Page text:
In addition to this, we must remember that even among the Egyptians, there was a recognition that there is a governing reality and that this governing reality prospers or judges men and nations, so that what occurs in history is tied to the ultimate reality of things, even the Egyptians with their naturalistic faith recognized this. As a result, Pharaoh, however unwilling and however rebellious, had come face to face with the knowledge that the God of Moses had cursed Egypt. By releasing Moses and the Hebrews, Pharaoh now hoped to undo that curse, hence in freeing Israel he said, “Bless me also.” Reverse the order of things with your God. Moses made no response. [00:10:41]

We have then the spoiling of the Egyptians

We have then the spoiling of the Egyptians{?} which we discussed some months ago. The Hebrews did not ask for loans, they asked for their wages for their enforced servitude, and the Egyptians gave them gold, silver and raiment generously. They did so because they, too, sought a transition from being accursed to being blessed. As a result, they were especially generous to the Hebrews. The fallacy however, in the Egyptian view was that they saw curses and blessings in terms of their treatment of Israel, rather than their relationship to God. They were accursed for their murder of the Israelite male babies, not simply because these children were Israelites, but because it was a sin against God. At present, all over the world, abortion is prevalent. God’s judgment will not fall simply on those who kill white babies, but upon all who kill any unborn children because they are thereby at war against God. The test, in other words, was not Israel. It was not now the church, nor the white race, nor any other group. It is God’s order which is violated, and it is God who is offended.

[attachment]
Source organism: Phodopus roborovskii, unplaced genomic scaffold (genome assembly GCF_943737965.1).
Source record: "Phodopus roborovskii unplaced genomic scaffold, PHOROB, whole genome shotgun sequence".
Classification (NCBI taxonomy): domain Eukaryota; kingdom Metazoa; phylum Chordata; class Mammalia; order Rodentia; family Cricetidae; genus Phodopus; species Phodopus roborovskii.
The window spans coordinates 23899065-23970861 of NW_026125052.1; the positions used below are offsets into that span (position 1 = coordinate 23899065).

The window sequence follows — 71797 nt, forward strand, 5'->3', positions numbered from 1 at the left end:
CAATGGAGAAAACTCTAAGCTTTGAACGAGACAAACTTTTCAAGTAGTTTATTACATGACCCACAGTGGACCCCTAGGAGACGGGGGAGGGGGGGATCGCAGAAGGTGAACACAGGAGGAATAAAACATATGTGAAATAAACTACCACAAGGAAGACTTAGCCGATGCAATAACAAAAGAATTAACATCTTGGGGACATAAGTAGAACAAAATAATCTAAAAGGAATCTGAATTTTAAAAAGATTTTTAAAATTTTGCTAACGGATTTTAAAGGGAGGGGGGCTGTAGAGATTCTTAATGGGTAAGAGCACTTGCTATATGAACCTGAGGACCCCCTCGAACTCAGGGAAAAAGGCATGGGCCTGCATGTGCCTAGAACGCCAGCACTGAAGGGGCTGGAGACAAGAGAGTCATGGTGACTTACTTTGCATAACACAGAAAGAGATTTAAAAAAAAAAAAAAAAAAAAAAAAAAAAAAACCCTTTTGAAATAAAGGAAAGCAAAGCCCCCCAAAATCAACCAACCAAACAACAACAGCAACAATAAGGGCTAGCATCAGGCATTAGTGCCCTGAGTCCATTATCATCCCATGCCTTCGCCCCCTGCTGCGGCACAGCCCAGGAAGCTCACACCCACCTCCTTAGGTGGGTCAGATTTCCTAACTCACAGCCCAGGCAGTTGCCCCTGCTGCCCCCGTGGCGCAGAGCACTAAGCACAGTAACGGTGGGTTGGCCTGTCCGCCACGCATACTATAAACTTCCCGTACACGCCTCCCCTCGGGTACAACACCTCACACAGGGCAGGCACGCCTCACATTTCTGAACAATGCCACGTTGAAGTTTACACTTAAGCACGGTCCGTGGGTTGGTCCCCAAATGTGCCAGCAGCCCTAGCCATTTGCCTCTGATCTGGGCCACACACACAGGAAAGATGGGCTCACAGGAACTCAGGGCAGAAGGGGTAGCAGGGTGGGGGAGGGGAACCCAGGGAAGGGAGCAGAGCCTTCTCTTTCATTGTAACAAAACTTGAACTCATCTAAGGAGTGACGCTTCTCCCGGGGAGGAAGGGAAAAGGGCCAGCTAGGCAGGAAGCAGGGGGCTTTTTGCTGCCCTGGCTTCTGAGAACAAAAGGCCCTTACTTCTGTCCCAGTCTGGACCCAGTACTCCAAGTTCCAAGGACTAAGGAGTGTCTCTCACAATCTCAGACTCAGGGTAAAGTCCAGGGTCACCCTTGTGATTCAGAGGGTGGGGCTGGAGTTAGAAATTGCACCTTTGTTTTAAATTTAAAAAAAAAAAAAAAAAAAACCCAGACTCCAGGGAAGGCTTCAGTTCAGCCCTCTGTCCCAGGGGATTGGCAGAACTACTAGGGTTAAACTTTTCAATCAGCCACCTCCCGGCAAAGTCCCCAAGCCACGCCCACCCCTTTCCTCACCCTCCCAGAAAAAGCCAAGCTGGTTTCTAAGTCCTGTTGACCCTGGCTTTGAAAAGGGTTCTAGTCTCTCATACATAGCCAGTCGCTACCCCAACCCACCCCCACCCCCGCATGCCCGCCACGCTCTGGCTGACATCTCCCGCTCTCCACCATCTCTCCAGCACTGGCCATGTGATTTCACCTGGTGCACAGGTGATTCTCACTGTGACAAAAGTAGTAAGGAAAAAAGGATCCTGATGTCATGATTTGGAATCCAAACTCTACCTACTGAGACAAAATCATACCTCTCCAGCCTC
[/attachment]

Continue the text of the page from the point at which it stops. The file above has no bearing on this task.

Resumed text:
One of the frequent fallacies in history is that men make the test their own nationality, or their own race, and they thereby offend God. In the current issue of the Atlantic Monthly, there is an interesting analysis, a rather long article on contemporary history textbooks in our schools. And the author is highly critical of them because he says, first of all, no one in reading them is ever prepared for the fact that there are problems in history, and we’ve not solved them by what we’ve done in the last twenty years. And second, the author says, “just as Parson Weems{?} portrayed Washington in his book as someone who could not do any wrong, so today all our history textbooks treat minority groups; women, and especially minority groups of other races, as though they were incapable of doing wrong and were innocence personified. This, of course, is a monstrous perversion so that what is taught is not history, but mythology. But the key point is this, offense is not against people but against God. And David saw this when, in the 51st Psalm when he had sinned both by committing murder and adultery, his prayer was, “Against thee, thee only have I sinned, and done that which is evil in thy sight.” It is primarily and essentially God’s order that sin violates. [00:14:59]